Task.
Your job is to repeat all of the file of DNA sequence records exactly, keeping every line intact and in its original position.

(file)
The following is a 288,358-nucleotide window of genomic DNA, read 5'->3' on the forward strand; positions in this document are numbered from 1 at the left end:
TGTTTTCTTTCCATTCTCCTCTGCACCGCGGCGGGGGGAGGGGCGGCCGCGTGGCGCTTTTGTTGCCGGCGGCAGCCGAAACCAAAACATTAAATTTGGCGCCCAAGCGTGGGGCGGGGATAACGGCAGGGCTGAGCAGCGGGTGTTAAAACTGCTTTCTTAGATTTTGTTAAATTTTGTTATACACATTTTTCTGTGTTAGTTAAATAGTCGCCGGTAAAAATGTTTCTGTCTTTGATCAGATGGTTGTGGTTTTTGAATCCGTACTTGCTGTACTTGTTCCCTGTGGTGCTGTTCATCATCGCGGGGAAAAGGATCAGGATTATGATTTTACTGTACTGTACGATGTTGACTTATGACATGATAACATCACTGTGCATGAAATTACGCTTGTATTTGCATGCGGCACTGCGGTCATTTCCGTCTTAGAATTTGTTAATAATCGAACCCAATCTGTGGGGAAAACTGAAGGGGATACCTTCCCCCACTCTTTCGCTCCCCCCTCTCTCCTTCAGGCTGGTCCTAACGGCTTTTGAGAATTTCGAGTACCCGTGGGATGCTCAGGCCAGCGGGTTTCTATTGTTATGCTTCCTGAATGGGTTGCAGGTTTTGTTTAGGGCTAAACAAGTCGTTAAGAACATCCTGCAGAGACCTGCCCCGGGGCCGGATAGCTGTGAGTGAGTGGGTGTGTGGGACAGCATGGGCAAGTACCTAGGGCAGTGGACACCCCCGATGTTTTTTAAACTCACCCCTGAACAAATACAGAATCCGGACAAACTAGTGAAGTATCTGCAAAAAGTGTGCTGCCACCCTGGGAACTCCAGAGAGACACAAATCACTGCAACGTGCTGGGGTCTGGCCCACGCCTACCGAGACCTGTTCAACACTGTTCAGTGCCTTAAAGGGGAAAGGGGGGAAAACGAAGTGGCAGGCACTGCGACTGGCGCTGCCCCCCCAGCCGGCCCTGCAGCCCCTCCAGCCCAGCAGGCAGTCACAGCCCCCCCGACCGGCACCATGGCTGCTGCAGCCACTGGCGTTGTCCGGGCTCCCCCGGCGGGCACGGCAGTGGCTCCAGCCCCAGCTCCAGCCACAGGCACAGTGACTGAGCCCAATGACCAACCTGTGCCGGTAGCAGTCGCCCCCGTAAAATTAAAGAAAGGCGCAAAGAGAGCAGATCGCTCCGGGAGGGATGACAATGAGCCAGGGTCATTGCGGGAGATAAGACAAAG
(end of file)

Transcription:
The following is a 288,358-nucleotide window of genomic DNA, read 5'->3' on the forward strand; positions in this document are numbered from 1 at the left end:
TGTTTTCTTTCCATTCTCCTCTGCACCGCGGCGGGGGGAGGGGCGGCCGCGTGGCGCTTTTGTTGCCGGCGGCAGCCGAAACCAAAACATTAAATTTGGCGCCCAAGCGTGGGGCGGGGATAACGGCAGGGCTGAGCAGCGGGTGTTAAAACTGCTTTCTTAGATTTTGTTAAATTTTGTTATACACATTTTTCTGTGTTAGTTAAATAGTCGCCGGTAAAAATGTTTCTGTCTTTGATCAGATGGTTGTGGTTTTTGAATCCGTACTTGCTGTACTTGTTCCCTGTGGTGCTGTTCATCATCGCGGGGAAAAGGATCAGGATTATGATTTTACTGTACTGTACGATGTTGACTTATGACATGATAACATCACTGTGCATGAAATTACGCTTGTATTTGCATGCGGCACTGCGGTCATTTCCGTCTTAGAATTTGTTAATAATCGAACCCAATCTGTGGGGAAAACTGAAGGGGATACCTTCCCCCACTCTTTCGCTCCCCCCTCTCTCCTTCAGGCTGGTCCTAACGGCTTTTGAGAATTTCGAGTACCCGTGGGATGCTCAGGCCAGCGGGTTTCTATTGTTATGCTTCCTGAATGGGTTGCAGGTTTTGTTTAGGGCTAAACAAGTCGTTAAGAACATCCTGCAGAGACCTGCCCCGGGGCCGGATAGCTGTGAGTGAGTGGGTGTGTGGGACAGCATGGGCAAGTACCTAGGGCAGTGGACACCCCCGATGTTTTTTAAACTCACCCCTGAACAAATACAGAATCCGGACAAACTAGTGAAGTATCTGCAAAAAGTGTGCTGCCACCCTGGGAACTCCAGAGAGACACAAATCACTGCAACGTGCTGGGGTCTGGCCCACGCCTACCGAGACCTGTTCAACACTGTTCAGTGCCTTAAAGGGGAAAGGGGGGAAAACGAAGTGGCAGGCACTGCGACTGGCGCTGCCCCCCCAGCCGGCCCTGCAGCCCCTCCAGCCCAGCAGGCAGTCACAGCCCCCCCGACCGGCACCATGGCTGCTGCAGCCACTGGCGTTGTCCGGGCTCCCCCGGCGGGCACGGCAGTGGCTCCAGCCCCAGCTCCAGCCACAGGCACAGTGACTGAGCCCAATGACCAACCTGTGCCGGTAGCAGTCGCCCCCGTAAAATTAAAGAAAGGCGCAAAGAGAGCAGATCGCTCCGGGAGGGATGACAATGAGCCAGGGTCATTGCGGGAGATAAGACAAAG